Justice as a Sign of the Law: The Fool Blindfolding Justice

Michael Widener

The first image, known as “The Fool Blindfolding Justice” from Sebastian Brant’s Ship of Fools, comes from the 1497 Basel edition and is sometimes attributed to Albrecht Dürer. The 1509 London edition offers a close copy. The woodcut was one of a hundred illustrations for this popular book, subsequently printed in many languages.

The scene is one of the earliest known to show a Justice with covered eyes. The deployment is derisive, evident not only from the fool but from the chapter that the illustration accompanied, which was entitled “Quarreling and Going to Court.” Brant, a noted lawyer and law professor, prefaced the book with a warning against “folly, blindness, error, and stupidity of all stations and kinds of men.” The 1572 version is all the more insistently negative; in this rendition, the fool has pushed Justice off her throne as he covers her eyes.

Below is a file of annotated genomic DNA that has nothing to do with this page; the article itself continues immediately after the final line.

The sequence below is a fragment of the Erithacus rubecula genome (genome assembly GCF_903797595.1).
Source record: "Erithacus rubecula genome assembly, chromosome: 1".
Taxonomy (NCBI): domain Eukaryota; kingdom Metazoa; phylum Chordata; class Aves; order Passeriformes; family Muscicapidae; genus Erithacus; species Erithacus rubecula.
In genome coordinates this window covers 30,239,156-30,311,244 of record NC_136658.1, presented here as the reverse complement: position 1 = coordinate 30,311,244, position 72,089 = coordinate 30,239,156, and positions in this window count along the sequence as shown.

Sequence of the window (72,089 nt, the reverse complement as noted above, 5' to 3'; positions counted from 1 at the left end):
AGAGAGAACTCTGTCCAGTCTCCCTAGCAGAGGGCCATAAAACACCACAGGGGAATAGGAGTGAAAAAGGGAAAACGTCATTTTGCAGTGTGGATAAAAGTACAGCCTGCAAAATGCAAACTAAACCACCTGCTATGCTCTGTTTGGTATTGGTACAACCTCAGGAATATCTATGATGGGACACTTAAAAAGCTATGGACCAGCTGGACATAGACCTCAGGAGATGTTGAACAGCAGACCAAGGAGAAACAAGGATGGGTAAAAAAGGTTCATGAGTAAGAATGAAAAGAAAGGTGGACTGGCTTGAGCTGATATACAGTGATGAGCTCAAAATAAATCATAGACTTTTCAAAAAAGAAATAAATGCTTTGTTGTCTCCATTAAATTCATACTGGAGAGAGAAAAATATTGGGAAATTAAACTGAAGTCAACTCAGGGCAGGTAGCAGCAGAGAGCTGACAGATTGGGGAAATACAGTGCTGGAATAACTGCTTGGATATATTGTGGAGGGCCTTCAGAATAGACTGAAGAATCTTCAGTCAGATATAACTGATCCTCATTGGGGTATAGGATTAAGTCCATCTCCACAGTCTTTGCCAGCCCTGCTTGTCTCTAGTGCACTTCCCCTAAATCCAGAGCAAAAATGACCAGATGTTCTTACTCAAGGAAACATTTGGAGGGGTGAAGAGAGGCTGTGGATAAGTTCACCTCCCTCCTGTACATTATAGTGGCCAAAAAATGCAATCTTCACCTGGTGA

Brant, Sebastian. Stultifera navis (Basel: Johann Bergmann, de Olpe, 1497). Beinecke Rare Book & Manuscript Library.

Brant, Sebastian. This present boke named the shyp of folys of the worlde (London: Richard Pynson, 1509). Beinecke Rare Book & Manuscript Library.

Brant, Sebastian. Stultifera navis mortalium (Basel: Sebastian Henricpetri, 1572). Beinecke Rare Book & Manuscript Library.

“The Remarkable Run of a Political Icon: Justice as a Sign of the Law” is curated by Judith Resnik, Dennis Curtis, Allison Tait, and Mike Widener, and is on display Sept. 19-Dec. 16, 2011, in the Rare Book Exhibition Gallery, Level L2, Lillian Goldman Law Library, Yale Law School.

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